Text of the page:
Entirely untested submissions should not be posted.

Even if you're sure the code would work if it were tested, it should not be posted unless it has been tested. If it's obvious that an answer has not been tested, be it due to obvious syntax errors or other blaring inaccuracies, it should be downvoted.

That said, there's no way to reliably ensure that a user has sufficiently tested their submission prior to posting. I believe it should generally be taken on good faith that an answer is correct to the best of the user's knowledge, if they have provided at least some documentation.

What constitutes "documentation" of an answer?

In my opinion, it's one or more of the following:

  1. An ungolfed, commented, easier to follow but functionally equivalent version of the scored code
  2. An explanation of the code as written and the algorithm it implements
  3. A link to an online interpreter, preferrably with a test suite

If an answer has none of those, I don't upvote.

Not all languages have free online interpreters. That's fine as long as a user can explain what the code does and it's obvious how you can test it yourself.

In my opinion, pasting example runs of the code in an answer with its output is helpful but isn't sufficient to verify correctness.

When in doubt, test it yourself.


I am strongly against making a general policy that all answers should be run to completion before they can be considered tested and permitted to be posted. I can think of a few answers on this site which won't run to completion before the Earth is swallowed up by the Sun, and I don't think that's a bad thing. E.g. some of the answers to Shamir's secret sharing were only tested with smaller primes because they use brute force to find modular inverses; Shortest terminating program whose output size exceeds Graham's number obviously doesn't have any fully testable answers.

On the other hand, there's been a trend over the past two or so years* for questions to specify that answers must complete for inputs up to a certain size within a time limit which permits testing. That's not a bad thing either: golfing without any constraints other than correctness and golfing with performance constraints as well are similar but different and can both be fun.

Some questions include stack snippets which verify answers. Perhaps we should try to encourage those for questions like the Bernoulli numbers one where checking that the output is within tolerance is best done by computer rather than by eye.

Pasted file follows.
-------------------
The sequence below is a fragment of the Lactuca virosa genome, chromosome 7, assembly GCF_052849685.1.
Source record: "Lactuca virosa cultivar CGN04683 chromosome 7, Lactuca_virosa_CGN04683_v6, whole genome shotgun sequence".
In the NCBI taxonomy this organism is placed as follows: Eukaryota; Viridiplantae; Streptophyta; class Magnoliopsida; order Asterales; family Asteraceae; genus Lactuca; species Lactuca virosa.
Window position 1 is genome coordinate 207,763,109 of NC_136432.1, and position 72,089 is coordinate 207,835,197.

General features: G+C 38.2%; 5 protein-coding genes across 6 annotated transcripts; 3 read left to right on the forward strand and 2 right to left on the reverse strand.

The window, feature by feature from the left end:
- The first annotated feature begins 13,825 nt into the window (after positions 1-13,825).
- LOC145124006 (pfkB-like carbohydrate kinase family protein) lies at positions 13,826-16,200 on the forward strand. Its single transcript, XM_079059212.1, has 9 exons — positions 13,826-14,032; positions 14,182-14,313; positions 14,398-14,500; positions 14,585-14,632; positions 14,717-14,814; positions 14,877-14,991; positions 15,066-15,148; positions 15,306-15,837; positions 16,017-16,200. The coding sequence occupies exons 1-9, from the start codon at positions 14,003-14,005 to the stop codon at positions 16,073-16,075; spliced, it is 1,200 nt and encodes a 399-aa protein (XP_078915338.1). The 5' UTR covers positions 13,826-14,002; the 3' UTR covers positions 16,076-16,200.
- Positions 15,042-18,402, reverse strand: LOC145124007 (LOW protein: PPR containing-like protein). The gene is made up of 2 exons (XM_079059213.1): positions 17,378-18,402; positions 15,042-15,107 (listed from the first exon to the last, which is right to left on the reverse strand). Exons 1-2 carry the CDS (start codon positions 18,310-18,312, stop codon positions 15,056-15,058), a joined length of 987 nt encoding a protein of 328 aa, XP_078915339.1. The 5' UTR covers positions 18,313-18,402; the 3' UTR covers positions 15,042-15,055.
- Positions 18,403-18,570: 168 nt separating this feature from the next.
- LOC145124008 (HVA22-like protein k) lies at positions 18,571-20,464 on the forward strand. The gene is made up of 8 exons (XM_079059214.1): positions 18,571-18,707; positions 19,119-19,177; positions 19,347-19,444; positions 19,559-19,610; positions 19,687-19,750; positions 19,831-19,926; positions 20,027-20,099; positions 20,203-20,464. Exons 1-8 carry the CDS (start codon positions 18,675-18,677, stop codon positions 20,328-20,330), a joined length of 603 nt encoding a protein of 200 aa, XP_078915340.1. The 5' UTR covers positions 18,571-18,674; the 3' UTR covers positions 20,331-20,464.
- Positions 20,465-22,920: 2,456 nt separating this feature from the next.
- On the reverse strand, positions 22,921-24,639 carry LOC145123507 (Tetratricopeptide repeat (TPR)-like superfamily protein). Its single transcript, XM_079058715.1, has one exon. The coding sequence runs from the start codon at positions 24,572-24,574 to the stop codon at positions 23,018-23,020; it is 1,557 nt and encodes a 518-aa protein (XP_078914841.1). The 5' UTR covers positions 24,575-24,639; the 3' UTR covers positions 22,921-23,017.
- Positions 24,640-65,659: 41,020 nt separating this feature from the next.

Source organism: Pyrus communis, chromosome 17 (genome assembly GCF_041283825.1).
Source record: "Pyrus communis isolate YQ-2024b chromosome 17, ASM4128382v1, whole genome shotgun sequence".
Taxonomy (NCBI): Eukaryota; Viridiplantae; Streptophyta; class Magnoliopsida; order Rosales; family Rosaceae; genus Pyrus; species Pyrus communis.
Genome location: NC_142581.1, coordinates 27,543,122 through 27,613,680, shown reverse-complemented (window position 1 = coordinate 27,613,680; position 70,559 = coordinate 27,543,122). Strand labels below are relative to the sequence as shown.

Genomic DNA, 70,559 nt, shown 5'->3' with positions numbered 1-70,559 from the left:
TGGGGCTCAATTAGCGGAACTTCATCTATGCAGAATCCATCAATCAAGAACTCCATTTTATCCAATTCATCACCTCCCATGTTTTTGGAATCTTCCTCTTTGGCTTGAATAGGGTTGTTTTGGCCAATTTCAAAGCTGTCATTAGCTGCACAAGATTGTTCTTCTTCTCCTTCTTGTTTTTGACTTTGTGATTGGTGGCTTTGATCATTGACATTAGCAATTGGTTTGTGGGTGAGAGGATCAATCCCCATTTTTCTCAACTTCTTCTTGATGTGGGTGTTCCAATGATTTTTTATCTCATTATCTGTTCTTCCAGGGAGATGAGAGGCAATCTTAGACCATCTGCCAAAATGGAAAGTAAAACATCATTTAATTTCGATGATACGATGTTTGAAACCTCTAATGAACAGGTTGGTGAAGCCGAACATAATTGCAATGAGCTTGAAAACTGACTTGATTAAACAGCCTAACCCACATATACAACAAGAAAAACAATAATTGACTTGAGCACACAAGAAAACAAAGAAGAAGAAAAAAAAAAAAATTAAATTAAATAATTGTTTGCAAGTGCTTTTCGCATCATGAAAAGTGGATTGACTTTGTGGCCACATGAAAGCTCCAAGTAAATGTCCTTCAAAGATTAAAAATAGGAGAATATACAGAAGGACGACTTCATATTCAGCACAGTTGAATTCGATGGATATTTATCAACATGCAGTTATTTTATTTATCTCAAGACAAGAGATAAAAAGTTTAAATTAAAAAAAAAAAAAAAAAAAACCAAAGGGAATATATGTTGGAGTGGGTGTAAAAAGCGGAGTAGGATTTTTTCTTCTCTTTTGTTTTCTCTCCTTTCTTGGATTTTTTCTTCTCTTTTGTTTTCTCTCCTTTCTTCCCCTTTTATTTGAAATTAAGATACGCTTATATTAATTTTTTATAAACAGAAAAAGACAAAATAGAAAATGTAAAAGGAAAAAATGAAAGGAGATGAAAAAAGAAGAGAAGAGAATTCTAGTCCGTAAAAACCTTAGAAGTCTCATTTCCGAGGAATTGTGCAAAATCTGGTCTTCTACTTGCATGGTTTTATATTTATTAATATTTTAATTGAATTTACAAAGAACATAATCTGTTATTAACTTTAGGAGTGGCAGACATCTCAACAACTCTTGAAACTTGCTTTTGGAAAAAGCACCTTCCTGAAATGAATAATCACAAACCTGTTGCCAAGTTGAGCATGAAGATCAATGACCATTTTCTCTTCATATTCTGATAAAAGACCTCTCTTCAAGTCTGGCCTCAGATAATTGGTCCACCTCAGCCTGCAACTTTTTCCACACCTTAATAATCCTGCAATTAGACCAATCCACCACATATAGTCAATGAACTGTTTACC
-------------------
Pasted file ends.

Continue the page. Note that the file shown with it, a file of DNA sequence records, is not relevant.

* Personal impression - I haven't calculated any statistics to support this figure.

  • 2
    \$\begingroup\$ Particularly since this seems to be the previously established policy, I don't disagree at all. But it does result in situations that I think are hard to resolve. How do you know that an answer produces correct results if it doesn't terminate before the sun turns into a red dwarf? Like in this specific example, how do you know that a solution will meet the specified precision requirements if you can't run it to completion? Put to the extreme, it could be beneficial to post very inefficient answers, because nobody could demonstrate that they fail some specified requirements. \$\endgroup\$ Commented Dec 4, 2015 at 5:58
  • 1
    \$\begingroup\$ @RetoKoradi I agree with the issue you brought up - posting an answer that would take years (or more!) to run and verify for all inputs would be an issue, especially if it's (eventually) shown to be incorrect/invalid. Though I like the idea of restricting running time to make testing more reasonable, it seems to me to go against the spirit of code golf to add the restriction only for the sake of testing. I'm very undecided on this topic, as you can see :P \$\endgroup\$
    – user45941
    Commented Dec 4, 2015 at 7:17
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    \$\begingroup\$ @RetoKoradi, the only reason that the precision requirements of this particular question are testable at all is that the input is a single integer and the requirements only apply to 60 cases. There are a lot of questions which deal with floating point where there are on the order of 2^50 cases and it's necessary to do formal error analysis. Floating point and numerical analysis always open a can of worms. \$\endgroup\$ Commented Dec 4, 2015 at 7:25
  • \$\begingroup\$ @PeterTaylor So what about those cases where it is possible/necessary to do formal error analysis? Should the impetus be on the answerer to prove that their solution is valid? Or should that responsibility reside with the OP? \$\endgroup\$
    – user45941
    Commented Dec 4, 2015 at 8:38
  • 1
    \$\begingroup\$ @Mego, I don't think that's black and white. We don't want to completely push away people who haven't studied numerical analysis, so there has to be some freedom to push answers in good faith while recognising that everyone makes mistakes. \$\endgroup\$ Commented Dec 4, 2015 at 18:21
  • \$\begingroup\$ @PeterTaylor I agree. It's a very tricky problem to navigate. \$\endgroup\$
    – user45941
    Commented Dec 4, 2015 at 21:36